4

Preface: I am not a Windows admin. I am a Linux admin.

I have a Windows 2016 server with AD DNS that handles internal DNS forward and reverse lookups.

Somewhere, somehow, some process is automatically adding PTR reverse lookup records for CNAMEs. This is breaking our Kerberos authentication for SSH between servers, as the canonical lookup of a host that has CNAMEs will return too many FQDNs and Kerberos balks.

The Kerberos SSH problem was resolved when I removed the CNAME reverse lookups.

Then, the next day, presto! all the PTR -> CNAME entries were back in AD DNS

Example, from the top (I've changed the names to be generic, but the overall setup is the same):

A pair of network operations boxes that run SMTP and Squid proxy have A records

netops01.example.com -> 10.1.2.3
netops02.example.com -> 10.4.5.6

And this same box has CNAMEs

netops
proxy
mailserver

For some reason, there are reverse lookup entries in AD DNS like so:

3.2.1.10.in-addr.arpa. 3600 IN  PTR netops.example.com
3.2.1.10.in-addr.arpa. 3600 IN  PTR proxy.example.com
3.2.1.10.in-addr.arpa. 3600 IN  PTR mailserver.example.com
3.2.1.10.in-addr.arpa. 3600 IN  PTR netops01.example.com

The last entry is the A record for this host. All the others are CNAMEs to that A record + another A record for the second host.

Neither I or the other admin that handles ops created these. Nor did we set up any scheduled task to recreate reverse lookups. Nor can I imagine a good reason to have a reverse lookup point to CNAMEs or to multiple results. (Maybe there is a good reason? I've never done this before, though)

So, I deleted all the reverse lookups except the A record one. Kerberos SSH works!

Next day, the records all returned.

I'm not even sure how on Windows to troubleshoot (thus my preface at the top)

  • How can I find in the Windows logs what performed this action?
  • Is there something about Windows DNS that would automatically do this? (Create PTRs for CNAMEs)
  • Is there a way to turn that off?
  • Anything else I'm missing?
1

Answering Myself

I found what I was missing. Two things:

  1. These were not, in fact, CNAMEs. They were A records with multiple hosts listed for the purpose of load balancing.

    Since they were A-records, they did have a checkbox along the lines of "automatically create related PTR record"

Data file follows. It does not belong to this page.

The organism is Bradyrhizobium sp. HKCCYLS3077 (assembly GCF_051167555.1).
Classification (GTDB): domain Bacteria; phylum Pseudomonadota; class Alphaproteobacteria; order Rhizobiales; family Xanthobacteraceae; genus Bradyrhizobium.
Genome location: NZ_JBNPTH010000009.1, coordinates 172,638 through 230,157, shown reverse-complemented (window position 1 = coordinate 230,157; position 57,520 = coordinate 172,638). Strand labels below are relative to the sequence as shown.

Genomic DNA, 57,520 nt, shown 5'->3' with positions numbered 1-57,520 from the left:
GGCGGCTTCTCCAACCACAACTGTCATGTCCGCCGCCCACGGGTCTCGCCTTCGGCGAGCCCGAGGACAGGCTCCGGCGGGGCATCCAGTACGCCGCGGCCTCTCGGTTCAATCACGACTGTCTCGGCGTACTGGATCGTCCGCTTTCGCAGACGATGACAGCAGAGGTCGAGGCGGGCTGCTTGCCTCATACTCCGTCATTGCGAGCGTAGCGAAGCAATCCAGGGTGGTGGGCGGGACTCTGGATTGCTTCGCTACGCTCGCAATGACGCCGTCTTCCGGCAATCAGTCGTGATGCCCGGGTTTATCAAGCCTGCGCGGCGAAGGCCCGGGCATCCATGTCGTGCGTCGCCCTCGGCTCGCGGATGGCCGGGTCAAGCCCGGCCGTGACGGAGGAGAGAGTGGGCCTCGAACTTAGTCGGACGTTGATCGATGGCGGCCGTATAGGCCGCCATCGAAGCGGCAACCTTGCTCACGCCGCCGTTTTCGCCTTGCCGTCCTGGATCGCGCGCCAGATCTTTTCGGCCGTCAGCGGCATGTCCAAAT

I unchecked that for these records. That didn't actually seem to fix the problem described here: the PTR records are still being rebuilt each morning.

  2. However, that's not the solution I was looking for, anyway. The underlying problem was that Kerberos wasn't working. Well, that was easy to resolve by adding this "rdns" setting to /etc/krb5.conf

    [libdefaults]

    rdns = false

0

By default, Windows always tries to register both forward and reverse lookups using dynamic DNS.

You can disable this functionality either on the clients that are registering themselves, or on the DNS server, or both. The quickest way to resolve your immediate problem would be to disable dynamic DNS support for the relevant reverse lookup zones. In the longer run, depending on your circumstances, you may want to disable it in the forward zones as well.

I found a screenshot showing the relevant setting on the DNS server here. You want to select "None".

There is more information on disabling dynamic update on the clients here and here. This isn't essential but otherwise the clients will generate periodic event log messages because the dynamic DNS requests are being rejected by the server.

NB: you should not disable dynamic updates on the Active Directory domain controllers or for the Active Directory zones such as _msdcs that are used by the domain controllers to store information about the domain infrastructure. This will break Active Directory.

  • I'm not sure this addresses the CNAME component. How would clients even know they have a CNAME that needs a PTR record? And why would I ever want a PTR to a CNAME in the first place? – JDS Sep 2 '18 at 15:50
  • Oh, also, I forgot to mention: We have exactly zero (0) Windows clients. All of these clients are Linux boxes that connect and register with AD using Centrify Express. Not sure if that matters in this context though – JDS Sep 2 '18 at 15:52
  • Depends on how closely Centrify Express mimics the behaviour of a Windows client, I suppose. It is certainly potentially relevant and should be added to the question. Also, just to be sure: you're not using DHCP addressing for these machines, are you? – Harry Johnston Sep 2 '18 at 18:49
  • ... try checking who owns the entries in question, that might give you a clue as to where they are coming from. In the DNS Manager, right-click on the entry and select Properties. Go to the Security tab and click Advanced. Go to the Owner tab and look under "Current owner". – Harry Johnston Sep 2 '18 at 22:42
  • The machines are using DHCP addressing but the DHCP server is AWS EC2, not Windows AD. – JDS Sep 4 '18 at 13:56

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